Skolem wrote in a beautiful, intuitive style, totally precise, yet more in the spirit of the rest of mathematics, unlike the fantastically pedantic style of Russell and Whitehead. Thus, Hilbert even posed as a problem the very result that Skolem had proved, and even Gödel, in his thesis where he proved what is known as the Completeness Theorem, does not seem to have appreciated what Skolem had done, although in a footnote he does acknowledge that ‘an analogous procedure was used by Skolem’. A possible explanation lies in the fact that Skolem emphasized models, and was amazingly prescient in some of his remarks concerning independence proofs in set theory. A discussion of the priority question can be found in the notes to Gödel's Collected Works (Gödel 1986). Gödel was undoubtedly sincere in his belief that his proof was in some sense new, and in view of his monumental contributions I in no way wish to find fault with his account. What is interesting is how the more philosophical orientation of logicians of the time, even the great Hilbert, distorted their view of the field and its results. When Gödel showed, in his Incompleteness Theorem, that the Hilbert Program was doomed, Hilbert (as far as I can find out from the records) did not even invite him to present his results in Gottingen. Gödel did not have a permanent position, and it was only due to the perspicacity of American mathematicians, who understood the significance of his work, that he was eventually appointed to the Institute for Advanced Study at Princeton.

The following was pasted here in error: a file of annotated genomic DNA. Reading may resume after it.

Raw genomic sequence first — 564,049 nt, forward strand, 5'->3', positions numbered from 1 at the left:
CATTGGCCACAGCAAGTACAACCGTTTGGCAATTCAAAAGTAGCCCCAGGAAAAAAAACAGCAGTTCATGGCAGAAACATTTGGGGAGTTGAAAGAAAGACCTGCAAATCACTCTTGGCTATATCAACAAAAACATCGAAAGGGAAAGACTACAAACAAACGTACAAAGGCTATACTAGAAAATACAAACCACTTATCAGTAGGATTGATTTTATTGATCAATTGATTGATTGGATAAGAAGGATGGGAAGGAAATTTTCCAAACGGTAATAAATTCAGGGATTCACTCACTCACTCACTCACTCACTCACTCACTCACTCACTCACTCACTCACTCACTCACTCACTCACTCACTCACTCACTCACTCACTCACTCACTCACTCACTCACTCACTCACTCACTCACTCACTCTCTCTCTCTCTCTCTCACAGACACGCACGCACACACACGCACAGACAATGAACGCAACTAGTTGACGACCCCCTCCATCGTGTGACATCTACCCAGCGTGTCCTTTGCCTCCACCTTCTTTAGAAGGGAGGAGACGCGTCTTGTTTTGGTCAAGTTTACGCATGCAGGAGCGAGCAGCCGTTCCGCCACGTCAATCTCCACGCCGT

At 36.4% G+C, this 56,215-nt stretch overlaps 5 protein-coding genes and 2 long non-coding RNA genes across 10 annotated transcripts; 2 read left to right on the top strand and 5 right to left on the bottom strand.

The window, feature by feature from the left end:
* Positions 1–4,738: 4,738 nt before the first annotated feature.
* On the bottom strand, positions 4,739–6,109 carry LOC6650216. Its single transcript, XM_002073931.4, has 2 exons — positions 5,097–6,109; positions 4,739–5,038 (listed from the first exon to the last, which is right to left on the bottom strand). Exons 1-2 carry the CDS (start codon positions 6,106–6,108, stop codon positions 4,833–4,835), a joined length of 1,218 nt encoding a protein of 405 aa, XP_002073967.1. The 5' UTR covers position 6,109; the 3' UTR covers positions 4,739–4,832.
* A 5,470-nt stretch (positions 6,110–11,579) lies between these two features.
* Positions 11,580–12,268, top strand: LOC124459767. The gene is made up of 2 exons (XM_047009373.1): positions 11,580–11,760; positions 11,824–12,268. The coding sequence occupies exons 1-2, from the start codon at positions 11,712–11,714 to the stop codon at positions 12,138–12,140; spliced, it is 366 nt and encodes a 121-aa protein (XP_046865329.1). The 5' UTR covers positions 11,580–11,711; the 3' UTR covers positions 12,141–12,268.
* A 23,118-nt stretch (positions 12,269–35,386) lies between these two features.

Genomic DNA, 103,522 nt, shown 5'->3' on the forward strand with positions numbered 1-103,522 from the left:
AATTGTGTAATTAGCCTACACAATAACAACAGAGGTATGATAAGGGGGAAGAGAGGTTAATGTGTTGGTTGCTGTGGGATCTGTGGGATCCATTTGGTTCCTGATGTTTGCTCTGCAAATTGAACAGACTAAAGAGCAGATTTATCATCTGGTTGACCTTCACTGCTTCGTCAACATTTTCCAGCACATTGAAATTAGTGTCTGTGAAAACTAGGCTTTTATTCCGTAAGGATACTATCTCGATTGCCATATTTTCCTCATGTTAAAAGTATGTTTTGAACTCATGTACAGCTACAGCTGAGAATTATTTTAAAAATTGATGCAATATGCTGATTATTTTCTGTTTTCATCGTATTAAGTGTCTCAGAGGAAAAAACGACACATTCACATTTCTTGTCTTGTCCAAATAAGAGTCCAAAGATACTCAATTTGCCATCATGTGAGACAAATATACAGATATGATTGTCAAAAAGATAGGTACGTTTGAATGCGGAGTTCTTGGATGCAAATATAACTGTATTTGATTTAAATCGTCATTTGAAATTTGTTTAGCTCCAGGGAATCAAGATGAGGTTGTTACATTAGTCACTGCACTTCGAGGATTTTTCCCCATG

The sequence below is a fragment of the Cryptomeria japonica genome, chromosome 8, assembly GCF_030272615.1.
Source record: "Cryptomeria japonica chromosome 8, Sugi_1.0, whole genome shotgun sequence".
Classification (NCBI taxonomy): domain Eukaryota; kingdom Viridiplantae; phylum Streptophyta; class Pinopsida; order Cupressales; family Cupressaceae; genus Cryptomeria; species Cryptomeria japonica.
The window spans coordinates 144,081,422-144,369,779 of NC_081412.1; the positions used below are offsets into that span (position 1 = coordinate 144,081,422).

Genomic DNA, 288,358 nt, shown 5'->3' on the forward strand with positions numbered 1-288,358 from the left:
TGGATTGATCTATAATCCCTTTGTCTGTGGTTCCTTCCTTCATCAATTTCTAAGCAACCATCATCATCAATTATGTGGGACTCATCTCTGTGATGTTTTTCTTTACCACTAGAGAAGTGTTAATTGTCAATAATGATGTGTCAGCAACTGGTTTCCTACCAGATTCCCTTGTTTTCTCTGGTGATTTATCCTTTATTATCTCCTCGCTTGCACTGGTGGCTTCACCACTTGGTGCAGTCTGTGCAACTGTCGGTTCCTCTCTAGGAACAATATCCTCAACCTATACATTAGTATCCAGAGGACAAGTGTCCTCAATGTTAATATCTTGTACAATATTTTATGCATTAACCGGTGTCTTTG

So what are the disputes involving the rules of logic, given that the Completeness Theorem seems to say that they account for all correct reasoning in first-order logic? I will not attempt to categorize the various schools in this dispute, nor their philosophical principles. But I think that one can safely say that the differences involve the notion of constructivity, and the restriction to existence proofs based on constructive reasoning. Many people devoted their efforts to developing various parts of mathematics in a constructive manner. I think that for many the crucial issue is already present in the most basic part of mathematics, number theory. Since classical set theory is non-constructive almost by definition, in that it speaks of infinite sets, one hardly expects constructive ideas to be successful here. (Of course Gödel, in his epoch-making proof of the consistency of the Continuum Hypothesis and the Axiom of Choice, does use a notion of ‘constructibility’, but this is in an extended sense involving reference to ordinals, and thus is entirely natural within set theory.)